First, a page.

A Short Brief by Barry

Introduction

President Barry Deutsch has so much to say and not always the forum to do so. Please visit his blog from time to time and see what he has to say on a variety of topics.

Other Posts
Temple Menorah President's Weekly Message
I have a dream for Temple Menorah
12/13/15

Rekindling the Temple Menorah Flame 2020: Building a K'hillah K'doshah

20 years ago our congregation had over 400 members, Helen Dennis was President. I regard Helen as one of the Matriarchs of our congregation. The congregation was vibrant, dynamic, growing, energized, and financially stable. Our Tuvia pre-school program was the envy of all the other congregations in the South Bay. A large portion of our membership was in a Chavurah. 20 years later we have declined to 250 member families, we have a gap between our revenue and expenses, we lose as many members as we gain every year, we cannot meet our budget, our preschool is shrinking is size, most members refuse to refer their friends, and our congregation is slipping backwards on almost every criteria you could use to benchmark the difference between a "functional" congregation and a GREAT congregation.

When compared to over 800 other reform congregations in North America, and an equal number of conservative synagogues, we are providing the basic minimums required in a fee for service environment, where you would expect a rabbi to be on call for life cycle events, you would expect your child to receive pre-school or religious training, and you would expect your children to be prepared to become a B'nai Mitzvah. We are considered to be a functional congregation in that definition. Almost every congregation in this category is failing, losing members, slipping backwards, and in financial distress. This is obviously a generalization of our community. We have small, little pockets of innovation, creativity, and commitment. We're very proud of our Michael Mitzvah Day, the teachers in our schools, the feeding of the homeless by a small group from our social action committee, and fundraising activities like our recent Gala and Holiday Boutique. However, this pride, ruach/spirit, creativity and innovation is lacking across our entire congregation when we compare ourselves to the very best congregations in this country. We can do better = it's been proven it can be done!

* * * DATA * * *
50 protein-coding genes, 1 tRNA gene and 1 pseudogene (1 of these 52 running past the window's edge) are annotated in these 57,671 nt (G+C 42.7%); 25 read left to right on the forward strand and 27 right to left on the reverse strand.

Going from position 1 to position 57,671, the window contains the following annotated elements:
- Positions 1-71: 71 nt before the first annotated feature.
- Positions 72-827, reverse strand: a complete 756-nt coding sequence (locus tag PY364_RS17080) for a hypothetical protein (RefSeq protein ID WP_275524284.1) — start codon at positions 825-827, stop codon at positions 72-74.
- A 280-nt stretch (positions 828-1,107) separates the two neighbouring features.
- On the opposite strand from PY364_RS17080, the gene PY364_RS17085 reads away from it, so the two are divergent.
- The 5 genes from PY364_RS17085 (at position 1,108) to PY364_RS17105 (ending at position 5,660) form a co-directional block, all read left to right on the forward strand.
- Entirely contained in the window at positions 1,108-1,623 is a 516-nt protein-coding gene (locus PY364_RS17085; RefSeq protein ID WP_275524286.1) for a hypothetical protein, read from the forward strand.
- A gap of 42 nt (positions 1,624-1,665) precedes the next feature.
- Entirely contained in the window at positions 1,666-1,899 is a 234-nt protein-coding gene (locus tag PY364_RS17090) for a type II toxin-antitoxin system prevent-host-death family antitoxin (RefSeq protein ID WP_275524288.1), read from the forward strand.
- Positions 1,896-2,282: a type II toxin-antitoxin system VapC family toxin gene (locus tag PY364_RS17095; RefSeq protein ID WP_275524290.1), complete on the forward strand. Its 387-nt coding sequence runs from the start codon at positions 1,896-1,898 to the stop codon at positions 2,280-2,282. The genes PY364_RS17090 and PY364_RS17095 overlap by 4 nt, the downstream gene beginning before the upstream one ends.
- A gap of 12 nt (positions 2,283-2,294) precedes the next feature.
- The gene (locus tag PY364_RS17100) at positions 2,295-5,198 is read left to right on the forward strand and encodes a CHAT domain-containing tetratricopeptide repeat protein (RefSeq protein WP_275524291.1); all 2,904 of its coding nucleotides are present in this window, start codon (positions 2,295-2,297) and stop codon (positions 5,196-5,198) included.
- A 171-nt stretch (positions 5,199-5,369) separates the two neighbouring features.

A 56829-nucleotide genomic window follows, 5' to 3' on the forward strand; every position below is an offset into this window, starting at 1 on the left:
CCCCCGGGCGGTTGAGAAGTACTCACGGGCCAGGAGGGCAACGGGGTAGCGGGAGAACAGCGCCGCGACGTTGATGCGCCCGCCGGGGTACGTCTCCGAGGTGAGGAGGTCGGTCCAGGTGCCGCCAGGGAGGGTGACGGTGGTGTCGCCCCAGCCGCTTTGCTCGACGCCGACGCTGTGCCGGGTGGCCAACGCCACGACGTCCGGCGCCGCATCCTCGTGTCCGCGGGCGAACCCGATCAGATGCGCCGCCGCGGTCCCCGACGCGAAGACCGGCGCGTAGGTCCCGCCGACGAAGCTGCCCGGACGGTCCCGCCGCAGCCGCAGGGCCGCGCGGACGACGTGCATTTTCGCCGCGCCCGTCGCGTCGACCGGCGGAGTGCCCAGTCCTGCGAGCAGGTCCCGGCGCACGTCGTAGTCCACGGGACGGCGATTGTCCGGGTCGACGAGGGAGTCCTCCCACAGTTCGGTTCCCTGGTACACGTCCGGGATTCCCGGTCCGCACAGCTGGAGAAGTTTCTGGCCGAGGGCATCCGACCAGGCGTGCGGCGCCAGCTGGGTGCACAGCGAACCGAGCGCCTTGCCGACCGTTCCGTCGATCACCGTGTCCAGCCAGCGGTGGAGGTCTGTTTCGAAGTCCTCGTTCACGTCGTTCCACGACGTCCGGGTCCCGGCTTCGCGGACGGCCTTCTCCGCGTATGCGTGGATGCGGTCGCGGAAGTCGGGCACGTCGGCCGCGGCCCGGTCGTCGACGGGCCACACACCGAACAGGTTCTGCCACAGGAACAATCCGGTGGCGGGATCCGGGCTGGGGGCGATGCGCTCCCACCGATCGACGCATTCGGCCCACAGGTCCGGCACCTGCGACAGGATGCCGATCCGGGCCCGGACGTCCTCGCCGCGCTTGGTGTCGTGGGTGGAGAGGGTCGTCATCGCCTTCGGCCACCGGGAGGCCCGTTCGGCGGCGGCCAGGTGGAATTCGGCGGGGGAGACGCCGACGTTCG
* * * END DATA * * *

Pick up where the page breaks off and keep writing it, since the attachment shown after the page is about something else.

I'm seeing a change occur that is my hope of a beginning of a cultural shift here at Temple Menorah. More and more congregants are calling me and asking how they can help make our Congregation great. A group put together a fabulous Holiday Boutique that attracted a large percentage of our congregation. Randi just took a huge group of RS kids to a retreat %u2013 and she created raving fans in our parents and kids with this program. Last night, the turnout for the Hanukkah celebration, the Spirit/Ruach, and the interactions among our congregants is something I hope we can amplify.

As I mentioned in my Menorah Message, every other congregation that is considered to be implementing best practices and best principles are growing, thriving, engaged, caring, compassionate, and relation-oriented %u2013 and they ALL started from the point where we are today.